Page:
Saturday, December 04, 2010

Magda and Marc Houle Played District 36, Dec. 3

Exiting the subway station at Herald Square, I was struck by an immediate feeling of displacement. Midtown South, with its mid-rise office buildings, skyscrapers and proximity to Times Square, is a weird, weird place to see minimal techno. But to their credit, Blkmarket Membership and District 36 are betting that Manhattan is ready for a big, new venue dedicated to electronic music. I really hope they're right.

The building is near Fifth Avenue on 36th Street, with the Empire State Building peaking out a couple blocks south. Barricades and ropes corral the entrance from the street, and bouncers flank the doors. Middle-aged pedestrians walked by in the night, glancing curiously at the black-clad smokers and the throbbing bass escaping the walls. Once inside, another bouncer frisks each patron thoroughly, and then it's up another set of stairs to the ticket booth, another ticket check, and finally into the club proper.

The space is enormous. The sound system is robust, enveloping. Bass reverberates like thunder and dozens of strobe lights flicker and pirouette, hitting an enormous disco ball and forming a splash of colors and images on the imposing walls. It is a venue built for maximum effect, a two-level arrangement that recalls the aircraft hanger aesthetic of Terminal 5. But instead of an expansive stage, DJs are suspended over the crowd in a booth, confirming District 36's monogamy with electronic music, but displacing the intimacy of warehouse and loft parties.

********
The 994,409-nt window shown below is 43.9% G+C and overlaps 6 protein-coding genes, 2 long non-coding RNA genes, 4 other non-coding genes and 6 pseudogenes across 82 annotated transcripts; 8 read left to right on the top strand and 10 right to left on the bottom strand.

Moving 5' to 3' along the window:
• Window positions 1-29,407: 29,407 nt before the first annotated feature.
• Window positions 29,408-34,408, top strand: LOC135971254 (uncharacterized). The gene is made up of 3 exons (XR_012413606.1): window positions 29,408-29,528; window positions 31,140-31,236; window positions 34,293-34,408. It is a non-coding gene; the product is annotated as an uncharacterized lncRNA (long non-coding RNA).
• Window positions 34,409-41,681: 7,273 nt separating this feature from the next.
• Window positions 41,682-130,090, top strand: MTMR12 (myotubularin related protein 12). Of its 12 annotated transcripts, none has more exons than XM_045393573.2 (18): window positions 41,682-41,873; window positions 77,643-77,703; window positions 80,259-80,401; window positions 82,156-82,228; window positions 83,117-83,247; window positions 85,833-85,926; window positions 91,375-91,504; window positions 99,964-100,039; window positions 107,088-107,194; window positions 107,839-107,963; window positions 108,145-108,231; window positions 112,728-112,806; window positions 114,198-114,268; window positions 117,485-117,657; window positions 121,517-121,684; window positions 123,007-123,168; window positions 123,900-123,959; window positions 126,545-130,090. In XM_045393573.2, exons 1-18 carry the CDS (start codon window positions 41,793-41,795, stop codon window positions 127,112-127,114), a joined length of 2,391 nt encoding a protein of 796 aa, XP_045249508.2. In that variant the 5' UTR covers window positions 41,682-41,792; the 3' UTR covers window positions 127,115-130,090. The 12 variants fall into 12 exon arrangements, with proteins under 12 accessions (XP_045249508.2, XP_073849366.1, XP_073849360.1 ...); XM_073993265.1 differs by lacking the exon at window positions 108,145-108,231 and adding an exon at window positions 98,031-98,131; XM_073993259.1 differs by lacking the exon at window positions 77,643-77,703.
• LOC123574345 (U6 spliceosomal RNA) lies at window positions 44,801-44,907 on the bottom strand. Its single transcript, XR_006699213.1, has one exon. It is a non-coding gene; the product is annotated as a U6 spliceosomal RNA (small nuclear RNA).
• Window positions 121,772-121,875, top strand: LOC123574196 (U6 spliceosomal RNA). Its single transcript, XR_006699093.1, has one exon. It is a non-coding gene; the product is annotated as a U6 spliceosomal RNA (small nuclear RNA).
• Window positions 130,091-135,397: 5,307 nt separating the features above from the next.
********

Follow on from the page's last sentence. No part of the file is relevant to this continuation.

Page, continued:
Magda and Marc Houle are dominant names in techno, and their sets were suitably physical affairs, pummeling the speakers with brutal force, but also with a certain anonymity. In a recent conversation on Resident Advisor, their new albums were afterthoughts. Although such works encapsulate their styles - Magda's fascination with cinematic noir and dark disco, Houle's more rockist leanings - the mettle of a DJ is demonstrated in his or her ability to command a dance floor, rather than recording original material. Their particular style is pretty much devoid of those one-hit "bangers," creating an overall mood over the span of tracks, rather than fist-pumping through recognition.

It's dark, often difficult stuff, and I still struggle to fully enjoy the music, as much as I respect the people and the concepts. The technical expertise is astounding - Magda's She's A Dancing Machine makes Girl Talk look like child's play - but accessible, it isn't. So, I left District 36 feeling satisfied, but not entirely at ease. And perhaps that's the point.

Rest of the photos after the jump.

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